Emma Roberts (author)

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Emma Roberts (1794–1840), often referred to as "Miss Emma Roberts", was an English travel writer and poet known for her memoirs about India. In her own time, she was well regarded, and William Jerdan considered her "a very successful cultivator of the belles lettres."[1]

Early life[edit]

Roberts' precise date of birth is no longer known. Her family was said to be from Wales, though she is known to have been born in the village of Methley.[2] Her father is said to have been Captain William Roberts of the Russian service, and later a paymaster in an English regiment.[3] After her father died, her mother took Emma and her older sister to Bath. Her mother is said to have some kind of literary pretensions.[4]

Emma Roberts received some of her education from Frances Arabella Rowden, an engaging teacher with a particular enthusiasm for the theatre. Mary Russell Mitford describes her as not only a poet, but with "a knack of making poetesses of her pupils"[5] This links Roberts to several notable writers such as Caroline Ponsonby, later Lady Caroline Lamb; Anna Maria Fielding, who published as S.C. Hall; and Rosina Doyle Wheeler, who married Edward Bulwer-Lytton and published her many novels as Rosina Bulwer Lytton.[6] At the Hans Place boarding school, Roberts was a roommate of Letitia Elizabeth (Landon) Maclean, the poet "L.E.L."[7] of whom she wrote a memoir.

Emma Roberts should not be confused with her near-contemporary Jane Roberts, with whom she corresponded.


Roberts's literary career began with the publication of Memoirs of the rival houses of York and Lancaster ... in 1827.[8] She reportedly thoroughly researched her subject, but it was not unreservedly received. Then her mother died and her sister married an officer stationed in Bengal. When her sister and brother-in-law left for India, Roberts accompanied them.[8] Her sister died in 1831 and Roberts moved to Calcutta,[8] where she edited a periodical named the Oriental Observer.[2] However her health reportedly failed and she returned to England by 1833.[8] While in India Roberts published a small volume of “descriptive” poetry, and stories or essays about things she had seen in India. These were later collected and published as books. Both the poetry[9][10] and the travel book[11] were well received. Although many works of this era are notably dated, a current assessment is that "[h]er compassion for the people of India, her prodigious memory, and her straightforward style make Roberts rather accessible to the twenty-first century reader".[12]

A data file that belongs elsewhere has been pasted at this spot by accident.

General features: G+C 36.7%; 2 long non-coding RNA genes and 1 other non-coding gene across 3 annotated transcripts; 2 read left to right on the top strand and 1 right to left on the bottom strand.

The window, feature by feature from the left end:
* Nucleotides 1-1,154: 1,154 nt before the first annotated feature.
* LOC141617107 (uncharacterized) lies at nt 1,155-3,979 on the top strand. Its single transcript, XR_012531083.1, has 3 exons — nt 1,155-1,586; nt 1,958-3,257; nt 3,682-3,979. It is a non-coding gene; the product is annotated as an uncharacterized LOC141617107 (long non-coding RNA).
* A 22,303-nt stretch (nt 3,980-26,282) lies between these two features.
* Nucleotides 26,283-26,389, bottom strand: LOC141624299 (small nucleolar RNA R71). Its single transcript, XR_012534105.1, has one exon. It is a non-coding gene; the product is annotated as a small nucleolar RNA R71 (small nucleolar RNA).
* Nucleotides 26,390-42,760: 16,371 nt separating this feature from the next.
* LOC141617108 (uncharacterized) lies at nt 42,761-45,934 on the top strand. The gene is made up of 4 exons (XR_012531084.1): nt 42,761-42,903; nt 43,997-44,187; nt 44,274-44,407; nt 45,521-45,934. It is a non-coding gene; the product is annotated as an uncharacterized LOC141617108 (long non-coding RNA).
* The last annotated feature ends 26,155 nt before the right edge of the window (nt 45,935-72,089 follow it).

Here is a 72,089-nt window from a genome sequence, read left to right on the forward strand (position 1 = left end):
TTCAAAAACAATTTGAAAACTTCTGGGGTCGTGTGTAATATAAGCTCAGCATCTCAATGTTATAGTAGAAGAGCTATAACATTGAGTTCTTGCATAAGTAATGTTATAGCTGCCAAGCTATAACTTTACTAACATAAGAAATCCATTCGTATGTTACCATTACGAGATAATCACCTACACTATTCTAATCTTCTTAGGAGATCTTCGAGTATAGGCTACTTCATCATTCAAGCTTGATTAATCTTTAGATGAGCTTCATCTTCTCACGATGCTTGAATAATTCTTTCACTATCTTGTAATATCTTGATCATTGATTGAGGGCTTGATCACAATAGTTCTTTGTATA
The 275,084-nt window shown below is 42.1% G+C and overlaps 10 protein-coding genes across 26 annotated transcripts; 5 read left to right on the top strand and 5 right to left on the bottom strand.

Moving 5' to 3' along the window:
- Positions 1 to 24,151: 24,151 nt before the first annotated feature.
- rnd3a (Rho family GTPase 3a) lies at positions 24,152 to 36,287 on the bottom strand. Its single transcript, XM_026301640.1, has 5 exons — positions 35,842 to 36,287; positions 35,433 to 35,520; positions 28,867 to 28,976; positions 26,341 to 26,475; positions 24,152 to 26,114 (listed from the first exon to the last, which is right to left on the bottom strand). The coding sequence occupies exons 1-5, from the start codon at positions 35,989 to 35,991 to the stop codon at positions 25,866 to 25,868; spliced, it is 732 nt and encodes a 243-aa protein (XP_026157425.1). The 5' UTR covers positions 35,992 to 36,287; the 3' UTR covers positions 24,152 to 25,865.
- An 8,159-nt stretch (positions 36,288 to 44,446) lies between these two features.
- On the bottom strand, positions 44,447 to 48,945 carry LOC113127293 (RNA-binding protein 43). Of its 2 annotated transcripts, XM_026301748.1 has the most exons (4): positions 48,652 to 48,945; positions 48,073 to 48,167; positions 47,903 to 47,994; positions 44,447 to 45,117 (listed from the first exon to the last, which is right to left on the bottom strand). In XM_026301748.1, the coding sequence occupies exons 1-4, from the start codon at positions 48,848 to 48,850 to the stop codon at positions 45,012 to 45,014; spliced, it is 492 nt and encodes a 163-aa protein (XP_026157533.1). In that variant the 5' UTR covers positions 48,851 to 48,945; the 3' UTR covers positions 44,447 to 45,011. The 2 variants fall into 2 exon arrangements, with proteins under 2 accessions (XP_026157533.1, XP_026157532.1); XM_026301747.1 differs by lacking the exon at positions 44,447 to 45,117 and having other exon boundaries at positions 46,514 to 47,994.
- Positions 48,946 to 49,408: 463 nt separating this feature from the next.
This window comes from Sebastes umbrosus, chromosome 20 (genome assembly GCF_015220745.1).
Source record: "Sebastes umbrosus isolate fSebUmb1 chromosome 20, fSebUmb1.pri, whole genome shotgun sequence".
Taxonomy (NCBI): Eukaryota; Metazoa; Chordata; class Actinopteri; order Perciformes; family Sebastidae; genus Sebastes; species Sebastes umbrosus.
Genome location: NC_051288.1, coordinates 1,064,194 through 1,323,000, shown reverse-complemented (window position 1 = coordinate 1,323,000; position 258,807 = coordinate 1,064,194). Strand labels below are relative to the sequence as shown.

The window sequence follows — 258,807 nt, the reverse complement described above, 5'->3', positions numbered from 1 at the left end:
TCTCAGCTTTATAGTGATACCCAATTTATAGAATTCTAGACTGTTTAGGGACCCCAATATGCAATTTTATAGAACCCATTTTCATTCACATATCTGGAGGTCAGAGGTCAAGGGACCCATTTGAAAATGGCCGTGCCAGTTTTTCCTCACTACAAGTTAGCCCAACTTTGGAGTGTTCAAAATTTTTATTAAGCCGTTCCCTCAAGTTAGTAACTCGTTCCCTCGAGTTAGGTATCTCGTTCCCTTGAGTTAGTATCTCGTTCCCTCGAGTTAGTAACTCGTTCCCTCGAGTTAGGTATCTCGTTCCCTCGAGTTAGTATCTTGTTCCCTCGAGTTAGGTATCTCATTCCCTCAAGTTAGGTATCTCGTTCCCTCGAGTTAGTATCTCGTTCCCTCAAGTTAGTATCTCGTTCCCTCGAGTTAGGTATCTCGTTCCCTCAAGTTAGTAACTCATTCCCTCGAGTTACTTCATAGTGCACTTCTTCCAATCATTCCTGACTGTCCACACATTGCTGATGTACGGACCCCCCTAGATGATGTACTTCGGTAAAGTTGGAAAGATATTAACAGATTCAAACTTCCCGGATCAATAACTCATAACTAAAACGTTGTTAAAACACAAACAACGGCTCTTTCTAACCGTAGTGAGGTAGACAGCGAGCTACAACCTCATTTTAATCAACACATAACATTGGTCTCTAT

Back in England Roberts turned to editing for a while. She edited a new edition (the 64th) of the famous cookbook, Maria Eliza Rundell's A New System of Domestic Cookery,[8] and also a book of poetry by her friend Letitia Landon.[8] But by 1839 she decided to return to India, not simply by sailing directly, but by crossing overland from France, through Egypt to Suez, and then by ship to Bombay. She went with only a female friend and took only two months to complete her journey, arriving at the end of October.[8] This was a similar journey to that made by Anne Elwood, who thought Roberts's journey too quick.[4] Roberts wrote a book about her journey. In India she returned to editing, the Bombay Gazette being one title,[8] but died suddenly in September 1840 and was buried near the grave of Maria Jane Jewsbury.[8]


  • Memoirs of the rival houses of York and Lancaster, historical and biographical: embracing a period of English history from the accession of Richard II. to the death of Henry VII (1827)
  • Oriental scenes (1832)
  • "Scenes and characteristics of Hindostan; with sketches of Anglo-Indian society (1835)
  • Views in India, China, and on the shores of the Red Sea; Drawn by Prout, Stanfield, Cattermole, Purser, Cox, Austen, &c. from original sketches by Commander Robert Elliott, R.N.; with descriptions by Emma Roberts (1835)
  • The Zenana and minor poems of Letitia Elizabeth Landon: with a memoir by Emma Roberts (1837)
  • Notes of an overland journey through France and Egypt to Bombay (1840)


  1. ^ Jerdan, William (1855). The autobiography of William Jerdan (Vol. IV). London. p. 329.
  2. ^ a b (ed.) Ashfield, Andrew (1997). Romantic women poets, 1770-1838. Manchester University Press. p. 245. ISBN 0-7190-3788-3.
  3. ^ Dictionary of National Biography
  4. ^ a b Elwood, Mrs. (1843). Memoirs of the literary ladies of England. London: Henry Colburn. p. 333.
  5. ^ eds, Lilla Maria Crisafulli & Cecilia Pietropoli, (2008). "appendix". The languages of performance in British romanticism (Oxford ; Bern ; Berlin ; Frankfurt am Main ; Wien$nLang. ed.). New York: P. Lang. p. 301. ISBN 3039110977.
  6. ^ "Rowden [married name de St Quentin], Frances Arabella (1774–1840?), schoolmistress and poet | Oxford Dictionary of National Biography". doi:10.1093/ref:odnb/59581. Retrieved 7 January 2018.
  7. ^ "Memories of authors. A series of portraits from personal acquaintance. Miss Landon". The Atlantic Monthly. Boston: Ticknor and Fields. 15: 332, 334. 1865. Retrieved 11 February 2011.
  8. ^ a b c d e f g h i Hale, Sarah Josepha Buell (1855). Woman's record, or, Sketches of all distinguished women: from the creation to A.D. 1854 : arranged in four eras : with selections from female writers of every age. Harper and Brothers. p. 885.
  9. ^ The select journal of foreign periodical literature (Vol. 1). Boston: Charles Bowen. 1833. p. 130.
  10. ^ "Song". The Edinburgh Literary Journal. 2: 301. 1829.
  11. ^ The Quarterly Review (Vol. 55). London: John Murray. 1836. p. 174.
  12. ^ (ed.) Speake, Jennifer (2003). Literature of Travel and Exploration (Vol. 3). New York: Fitzroy Dearborn. p. 1014. ISBN 1-57958-247-8.

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